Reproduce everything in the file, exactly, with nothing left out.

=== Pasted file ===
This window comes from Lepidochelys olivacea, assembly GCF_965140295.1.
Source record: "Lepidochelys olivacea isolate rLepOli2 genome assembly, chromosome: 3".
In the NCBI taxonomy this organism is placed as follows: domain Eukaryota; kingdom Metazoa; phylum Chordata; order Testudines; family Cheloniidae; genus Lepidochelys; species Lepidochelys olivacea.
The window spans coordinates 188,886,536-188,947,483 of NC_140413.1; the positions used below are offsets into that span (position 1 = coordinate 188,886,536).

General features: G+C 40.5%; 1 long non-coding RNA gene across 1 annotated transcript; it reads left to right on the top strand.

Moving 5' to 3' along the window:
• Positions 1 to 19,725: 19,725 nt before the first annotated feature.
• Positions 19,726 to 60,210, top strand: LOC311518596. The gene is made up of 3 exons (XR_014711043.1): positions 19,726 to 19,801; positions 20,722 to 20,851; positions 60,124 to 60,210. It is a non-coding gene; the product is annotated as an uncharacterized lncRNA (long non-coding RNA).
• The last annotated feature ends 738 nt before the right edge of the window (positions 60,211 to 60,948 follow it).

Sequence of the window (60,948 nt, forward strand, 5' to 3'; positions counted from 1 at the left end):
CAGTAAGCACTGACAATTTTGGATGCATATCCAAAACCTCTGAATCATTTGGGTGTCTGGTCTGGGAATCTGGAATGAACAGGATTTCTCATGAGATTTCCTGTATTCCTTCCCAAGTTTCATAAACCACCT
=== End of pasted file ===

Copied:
This window comes from Lepidochelys olivacea, assembly GCF_965140295.1.
Source record: "Lepidochelys olivacea isolate rLepOli2 genome assembly, chromosome: 3".
In the NCBI taxonomy this organism is placed as follows: domain Eukaryota; kingdom Metazoa; phylum Chordata; order Testudines; family Cheloniidae; genus Lepidochelys; species Lepidochelys olivacea.
The window spans coordinates 188,886,536-188,947,483 of NC_140413.1; the positions used below are offsets into that span (position 1 = coordinate 188,886,536).

General features: G+C 40.5%; 1 long non-coding RNA gene across 1 annotated transcript; it reads left to right on the top strand.

Moving 5' to 3' along the window:
• Positions 1 to 19,725: 19,725 nt before the first annotated feature.
• Positions 19,726 to 60,210, top strand: LOC311518596. The gene is made up of 3 exons (XR_014711043.1): positions 19,726 to 19,801; positions 20,722 to 20,851; positions 60,124 to 60,210. It is a non-coding gene; the product is annotated as an uncharacterized lncRNA (long non-coding RNA).
• The last annotated feature ends 738 nt before the right edge of the window (positions 60,211 to 60,948 follow it).

Sequence of the window (60,948 nt, forward strand, 5' to 3'; positions counted from 1 at the left end):
CAGTAAGCACTGACAATTTTGGATGCATATCCAAAACCTCTGAATCATTTGGGTGTCTGGTCTGGGAATCTGGAATGAACAGGATTTCTCATGAGATTTCCTGTATTCCTTCCCAAGTTTCATAAACCACCT